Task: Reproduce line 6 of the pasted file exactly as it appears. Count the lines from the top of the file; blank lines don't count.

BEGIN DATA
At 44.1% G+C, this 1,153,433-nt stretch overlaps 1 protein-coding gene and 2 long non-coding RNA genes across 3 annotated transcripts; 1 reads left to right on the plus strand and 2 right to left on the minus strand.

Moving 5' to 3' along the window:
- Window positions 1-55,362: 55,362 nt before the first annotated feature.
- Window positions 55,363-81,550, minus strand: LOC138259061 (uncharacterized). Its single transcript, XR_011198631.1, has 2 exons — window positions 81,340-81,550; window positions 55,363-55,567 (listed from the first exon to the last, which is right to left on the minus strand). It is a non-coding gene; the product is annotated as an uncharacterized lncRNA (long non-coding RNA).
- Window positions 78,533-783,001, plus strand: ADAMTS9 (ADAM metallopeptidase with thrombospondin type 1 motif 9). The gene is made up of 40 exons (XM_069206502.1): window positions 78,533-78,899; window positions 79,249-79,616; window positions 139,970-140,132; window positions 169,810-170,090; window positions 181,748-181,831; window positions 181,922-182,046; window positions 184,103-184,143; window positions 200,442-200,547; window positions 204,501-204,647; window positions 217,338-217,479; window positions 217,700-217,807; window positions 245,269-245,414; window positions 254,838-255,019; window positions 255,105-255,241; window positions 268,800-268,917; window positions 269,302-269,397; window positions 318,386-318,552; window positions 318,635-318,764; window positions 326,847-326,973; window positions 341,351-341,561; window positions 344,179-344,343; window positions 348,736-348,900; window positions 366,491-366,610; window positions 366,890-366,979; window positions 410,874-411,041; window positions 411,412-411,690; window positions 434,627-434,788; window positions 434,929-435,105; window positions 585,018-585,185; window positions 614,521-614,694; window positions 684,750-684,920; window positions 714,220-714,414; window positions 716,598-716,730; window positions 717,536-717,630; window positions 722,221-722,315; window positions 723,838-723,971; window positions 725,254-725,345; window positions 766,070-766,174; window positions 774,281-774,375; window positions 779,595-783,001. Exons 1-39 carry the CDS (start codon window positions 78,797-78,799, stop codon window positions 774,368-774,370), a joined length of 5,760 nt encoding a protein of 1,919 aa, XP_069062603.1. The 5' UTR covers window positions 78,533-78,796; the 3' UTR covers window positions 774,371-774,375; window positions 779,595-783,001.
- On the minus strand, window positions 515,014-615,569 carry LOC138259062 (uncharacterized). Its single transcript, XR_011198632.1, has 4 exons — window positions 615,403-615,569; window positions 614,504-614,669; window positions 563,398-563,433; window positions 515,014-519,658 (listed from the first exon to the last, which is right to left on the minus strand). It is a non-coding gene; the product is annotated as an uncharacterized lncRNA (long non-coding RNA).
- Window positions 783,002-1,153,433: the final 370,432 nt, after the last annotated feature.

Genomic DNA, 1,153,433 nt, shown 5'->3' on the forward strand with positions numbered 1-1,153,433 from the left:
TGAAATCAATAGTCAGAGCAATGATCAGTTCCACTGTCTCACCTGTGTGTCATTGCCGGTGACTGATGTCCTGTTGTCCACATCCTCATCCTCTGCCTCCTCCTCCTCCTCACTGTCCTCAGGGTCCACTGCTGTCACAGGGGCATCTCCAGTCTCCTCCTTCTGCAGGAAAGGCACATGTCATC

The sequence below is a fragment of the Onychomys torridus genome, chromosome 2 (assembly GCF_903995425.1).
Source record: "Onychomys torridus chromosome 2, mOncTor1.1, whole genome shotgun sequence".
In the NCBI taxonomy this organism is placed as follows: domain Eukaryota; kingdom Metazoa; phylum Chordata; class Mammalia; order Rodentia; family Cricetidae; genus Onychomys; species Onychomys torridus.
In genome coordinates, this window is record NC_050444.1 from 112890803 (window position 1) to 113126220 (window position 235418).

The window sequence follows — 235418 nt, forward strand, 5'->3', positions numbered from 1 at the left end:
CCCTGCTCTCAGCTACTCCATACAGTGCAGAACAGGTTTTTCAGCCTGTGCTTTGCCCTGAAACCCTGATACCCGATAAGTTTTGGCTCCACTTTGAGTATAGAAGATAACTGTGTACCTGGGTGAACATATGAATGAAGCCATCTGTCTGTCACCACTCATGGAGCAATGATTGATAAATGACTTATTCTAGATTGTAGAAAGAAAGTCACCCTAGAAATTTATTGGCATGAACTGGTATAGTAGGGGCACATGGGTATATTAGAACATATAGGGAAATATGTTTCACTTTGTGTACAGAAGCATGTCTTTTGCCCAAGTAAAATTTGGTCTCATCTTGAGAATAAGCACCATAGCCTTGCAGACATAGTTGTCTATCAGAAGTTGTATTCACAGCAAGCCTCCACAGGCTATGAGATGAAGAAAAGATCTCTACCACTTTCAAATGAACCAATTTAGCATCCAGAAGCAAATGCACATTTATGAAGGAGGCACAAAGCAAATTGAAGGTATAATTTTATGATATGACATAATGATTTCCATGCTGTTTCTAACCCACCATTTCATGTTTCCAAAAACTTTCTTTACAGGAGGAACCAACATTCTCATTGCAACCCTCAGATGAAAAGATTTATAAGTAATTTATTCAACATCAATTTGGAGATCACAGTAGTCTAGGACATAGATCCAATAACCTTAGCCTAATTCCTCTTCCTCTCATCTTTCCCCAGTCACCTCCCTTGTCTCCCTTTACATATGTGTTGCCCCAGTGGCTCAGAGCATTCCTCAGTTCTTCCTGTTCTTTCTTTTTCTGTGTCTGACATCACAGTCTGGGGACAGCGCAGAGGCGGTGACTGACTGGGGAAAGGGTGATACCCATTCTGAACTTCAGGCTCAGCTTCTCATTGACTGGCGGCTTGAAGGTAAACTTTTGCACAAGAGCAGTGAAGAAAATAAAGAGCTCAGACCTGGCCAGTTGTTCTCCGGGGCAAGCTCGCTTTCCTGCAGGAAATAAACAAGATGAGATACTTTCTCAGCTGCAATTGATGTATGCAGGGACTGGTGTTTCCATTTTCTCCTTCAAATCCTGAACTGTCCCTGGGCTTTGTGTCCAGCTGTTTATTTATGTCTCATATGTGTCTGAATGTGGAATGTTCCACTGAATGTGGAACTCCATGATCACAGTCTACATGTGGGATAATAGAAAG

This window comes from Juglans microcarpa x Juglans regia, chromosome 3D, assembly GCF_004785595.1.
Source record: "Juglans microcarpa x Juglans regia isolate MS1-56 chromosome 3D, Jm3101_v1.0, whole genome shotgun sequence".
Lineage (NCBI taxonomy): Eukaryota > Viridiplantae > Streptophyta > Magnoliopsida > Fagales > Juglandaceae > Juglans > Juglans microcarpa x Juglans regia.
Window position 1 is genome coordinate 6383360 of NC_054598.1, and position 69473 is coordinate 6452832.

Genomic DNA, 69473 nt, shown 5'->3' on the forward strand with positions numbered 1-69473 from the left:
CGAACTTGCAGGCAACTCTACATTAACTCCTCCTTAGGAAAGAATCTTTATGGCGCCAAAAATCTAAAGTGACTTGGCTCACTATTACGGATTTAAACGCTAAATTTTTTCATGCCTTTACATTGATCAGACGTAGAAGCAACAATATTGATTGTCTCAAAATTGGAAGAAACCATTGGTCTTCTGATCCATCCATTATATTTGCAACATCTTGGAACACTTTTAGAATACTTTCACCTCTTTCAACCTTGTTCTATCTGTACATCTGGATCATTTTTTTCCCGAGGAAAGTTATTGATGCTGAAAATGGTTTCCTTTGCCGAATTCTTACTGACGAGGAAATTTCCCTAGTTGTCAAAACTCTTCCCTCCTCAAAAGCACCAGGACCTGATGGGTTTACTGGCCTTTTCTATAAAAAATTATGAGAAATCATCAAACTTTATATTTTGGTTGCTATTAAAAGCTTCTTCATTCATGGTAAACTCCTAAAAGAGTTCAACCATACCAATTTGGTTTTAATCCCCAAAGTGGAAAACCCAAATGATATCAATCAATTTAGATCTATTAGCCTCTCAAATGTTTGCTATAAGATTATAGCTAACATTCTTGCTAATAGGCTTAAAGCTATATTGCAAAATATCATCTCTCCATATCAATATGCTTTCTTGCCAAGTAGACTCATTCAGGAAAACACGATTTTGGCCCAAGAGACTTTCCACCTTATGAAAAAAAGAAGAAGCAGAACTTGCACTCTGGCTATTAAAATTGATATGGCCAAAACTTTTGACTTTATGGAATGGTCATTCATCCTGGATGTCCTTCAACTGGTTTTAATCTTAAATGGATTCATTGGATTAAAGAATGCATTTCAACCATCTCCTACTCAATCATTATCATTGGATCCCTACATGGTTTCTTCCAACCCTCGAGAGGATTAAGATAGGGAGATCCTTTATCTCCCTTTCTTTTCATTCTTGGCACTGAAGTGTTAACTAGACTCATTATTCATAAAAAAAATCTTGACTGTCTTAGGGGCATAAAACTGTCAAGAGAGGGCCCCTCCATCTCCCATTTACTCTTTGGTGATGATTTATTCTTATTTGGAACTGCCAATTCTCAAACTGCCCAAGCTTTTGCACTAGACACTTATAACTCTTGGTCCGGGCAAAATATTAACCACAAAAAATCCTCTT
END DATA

- On the minus strand, window positions 515,014-615,569 carry LOC138259062 (uncharacterized). Its single transcript, XR_011198632.1, has 4 exons — window positions 615,403-615,569; window positions 614,504-614,669; window positions 563,398-563,433; window positions 515,014-519,658 (listed from the first exon to the last, which is right to left on the minus strand). It is a non-coding gene; the product is annotated as an uncharacterized lncRNA (long non-coding RNA).